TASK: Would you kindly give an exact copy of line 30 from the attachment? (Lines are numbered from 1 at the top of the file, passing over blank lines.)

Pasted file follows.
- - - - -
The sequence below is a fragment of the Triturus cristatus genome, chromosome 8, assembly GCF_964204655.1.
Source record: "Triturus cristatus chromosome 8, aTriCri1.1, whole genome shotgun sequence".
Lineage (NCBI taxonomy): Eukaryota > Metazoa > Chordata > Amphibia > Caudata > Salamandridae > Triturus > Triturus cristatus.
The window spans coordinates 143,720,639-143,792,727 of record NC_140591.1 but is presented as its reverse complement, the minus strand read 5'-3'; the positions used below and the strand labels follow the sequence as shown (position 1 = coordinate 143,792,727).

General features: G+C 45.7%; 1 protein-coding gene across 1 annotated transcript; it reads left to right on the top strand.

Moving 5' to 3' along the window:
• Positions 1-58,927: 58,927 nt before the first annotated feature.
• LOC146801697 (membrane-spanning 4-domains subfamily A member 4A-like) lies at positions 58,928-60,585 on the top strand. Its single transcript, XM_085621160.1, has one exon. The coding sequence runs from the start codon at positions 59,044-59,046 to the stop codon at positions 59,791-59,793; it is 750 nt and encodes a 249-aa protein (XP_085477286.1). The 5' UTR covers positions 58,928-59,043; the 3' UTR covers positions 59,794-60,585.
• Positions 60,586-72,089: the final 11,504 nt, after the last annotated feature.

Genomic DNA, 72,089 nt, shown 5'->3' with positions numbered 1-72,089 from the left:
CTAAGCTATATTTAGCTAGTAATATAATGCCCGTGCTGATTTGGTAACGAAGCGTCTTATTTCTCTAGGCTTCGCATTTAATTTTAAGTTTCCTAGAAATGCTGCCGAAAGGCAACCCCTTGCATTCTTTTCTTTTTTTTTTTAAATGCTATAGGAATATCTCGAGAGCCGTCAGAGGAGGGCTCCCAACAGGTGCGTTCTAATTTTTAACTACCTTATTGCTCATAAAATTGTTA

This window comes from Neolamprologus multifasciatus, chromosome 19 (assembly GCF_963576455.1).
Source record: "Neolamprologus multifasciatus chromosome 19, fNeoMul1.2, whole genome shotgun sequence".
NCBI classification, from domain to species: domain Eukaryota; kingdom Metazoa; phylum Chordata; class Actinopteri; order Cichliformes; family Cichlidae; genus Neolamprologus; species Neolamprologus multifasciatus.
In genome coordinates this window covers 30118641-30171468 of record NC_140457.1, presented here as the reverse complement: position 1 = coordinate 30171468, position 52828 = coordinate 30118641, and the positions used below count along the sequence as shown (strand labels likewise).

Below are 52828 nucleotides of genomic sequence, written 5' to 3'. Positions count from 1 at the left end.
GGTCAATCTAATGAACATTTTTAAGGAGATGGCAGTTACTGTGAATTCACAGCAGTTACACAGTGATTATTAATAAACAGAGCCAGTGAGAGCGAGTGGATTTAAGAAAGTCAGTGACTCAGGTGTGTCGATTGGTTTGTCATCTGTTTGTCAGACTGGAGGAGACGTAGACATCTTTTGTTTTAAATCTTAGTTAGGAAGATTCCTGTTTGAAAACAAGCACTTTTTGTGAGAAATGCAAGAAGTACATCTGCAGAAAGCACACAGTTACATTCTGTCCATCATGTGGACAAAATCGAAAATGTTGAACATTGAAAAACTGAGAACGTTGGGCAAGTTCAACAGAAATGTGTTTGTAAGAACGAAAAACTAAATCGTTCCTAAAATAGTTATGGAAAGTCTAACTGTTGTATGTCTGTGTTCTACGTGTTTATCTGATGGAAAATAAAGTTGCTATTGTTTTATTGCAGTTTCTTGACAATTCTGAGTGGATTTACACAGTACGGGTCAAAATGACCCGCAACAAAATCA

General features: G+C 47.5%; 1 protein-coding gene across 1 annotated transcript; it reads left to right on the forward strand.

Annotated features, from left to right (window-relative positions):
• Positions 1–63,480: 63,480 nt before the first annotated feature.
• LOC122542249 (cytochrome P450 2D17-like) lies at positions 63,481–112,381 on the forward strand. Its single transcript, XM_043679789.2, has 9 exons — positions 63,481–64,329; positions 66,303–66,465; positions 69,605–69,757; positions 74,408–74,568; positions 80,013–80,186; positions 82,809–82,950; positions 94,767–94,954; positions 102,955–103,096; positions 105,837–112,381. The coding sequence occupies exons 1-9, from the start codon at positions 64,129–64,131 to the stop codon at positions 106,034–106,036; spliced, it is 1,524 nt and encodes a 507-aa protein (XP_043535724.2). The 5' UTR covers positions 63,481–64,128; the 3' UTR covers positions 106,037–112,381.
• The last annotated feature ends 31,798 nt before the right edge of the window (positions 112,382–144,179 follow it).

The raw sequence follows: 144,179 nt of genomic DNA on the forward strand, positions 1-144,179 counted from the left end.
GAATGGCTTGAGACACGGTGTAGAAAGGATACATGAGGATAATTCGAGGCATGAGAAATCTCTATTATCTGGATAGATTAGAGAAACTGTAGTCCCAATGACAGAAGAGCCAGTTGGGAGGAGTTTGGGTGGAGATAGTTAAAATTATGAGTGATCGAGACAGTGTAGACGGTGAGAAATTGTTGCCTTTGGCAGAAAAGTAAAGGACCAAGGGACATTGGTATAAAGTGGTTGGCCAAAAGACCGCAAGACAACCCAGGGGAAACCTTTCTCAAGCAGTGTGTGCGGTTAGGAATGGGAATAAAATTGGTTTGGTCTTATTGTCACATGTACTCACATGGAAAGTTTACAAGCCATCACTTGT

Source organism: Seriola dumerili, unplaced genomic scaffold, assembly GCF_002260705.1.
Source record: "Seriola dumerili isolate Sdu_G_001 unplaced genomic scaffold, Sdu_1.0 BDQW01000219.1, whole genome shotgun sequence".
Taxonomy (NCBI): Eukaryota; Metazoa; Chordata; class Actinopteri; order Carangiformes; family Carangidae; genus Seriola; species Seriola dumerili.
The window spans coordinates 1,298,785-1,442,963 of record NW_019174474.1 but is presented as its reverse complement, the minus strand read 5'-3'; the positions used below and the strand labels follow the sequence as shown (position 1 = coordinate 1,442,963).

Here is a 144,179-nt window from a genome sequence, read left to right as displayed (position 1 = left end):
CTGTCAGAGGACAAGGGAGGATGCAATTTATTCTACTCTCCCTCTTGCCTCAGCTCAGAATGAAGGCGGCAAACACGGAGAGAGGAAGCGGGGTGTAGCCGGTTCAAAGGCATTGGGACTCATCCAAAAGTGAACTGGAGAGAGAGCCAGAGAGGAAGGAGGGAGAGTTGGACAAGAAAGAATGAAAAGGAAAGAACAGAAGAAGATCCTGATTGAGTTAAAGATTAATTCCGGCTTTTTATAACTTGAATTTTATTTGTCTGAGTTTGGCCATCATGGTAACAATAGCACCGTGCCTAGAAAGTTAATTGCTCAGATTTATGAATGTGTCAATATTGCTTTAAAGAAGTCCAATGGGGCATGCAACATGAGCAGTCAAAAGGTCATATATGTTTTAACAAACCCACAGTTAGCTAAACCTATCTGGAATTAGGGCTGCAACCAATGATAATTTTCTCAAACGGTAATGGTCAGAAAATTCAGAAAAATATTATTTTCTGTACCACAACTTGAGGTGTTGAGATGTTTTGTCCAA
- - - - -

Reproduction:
CTGTCAGAGGACAAGGGAGGATGCAATTTATTCTACTCTCCCTCTTGCCTCAGCTCAGAATGAAGGCGGCAAACACGGAGAGAGGAAGCGGGGTGTAGCCGGTTCAAAGGCATTGGGACTCATCCAAAAGTGAACTGGAGAGAGAGCCAGAGAGGAAGGAGGGAGAGTTGGACAAGAAAGAATGAAAAGGAAAGAACAGAAGAAGATCCTGATTGAGTTAAAGATTAATTCCGGCTTTTTATAACTTGAATTTTATTTGTCTGAGTTTGGCCATCATGGTAACAATAGCACCGTGCCTAGAAAGTTAATTGCTCAGATTTATGAATGTGTCAATATTGCTTTAAAGAAGTCCAATGGGGCATGCAACATGAGCAGTCAAAAGGTCATATATGTTTTAACAAACCCACAGTTAGCTAAACCTATCTGGAATTAGGGCTGCAACCAATGATAATTTTCTCAAACGGTAATGGTCAGAAAATTCAGAAAAATATTATTTTCTGTACCACAACTTGAGGTGTTGAGATGTTTTGTCCAA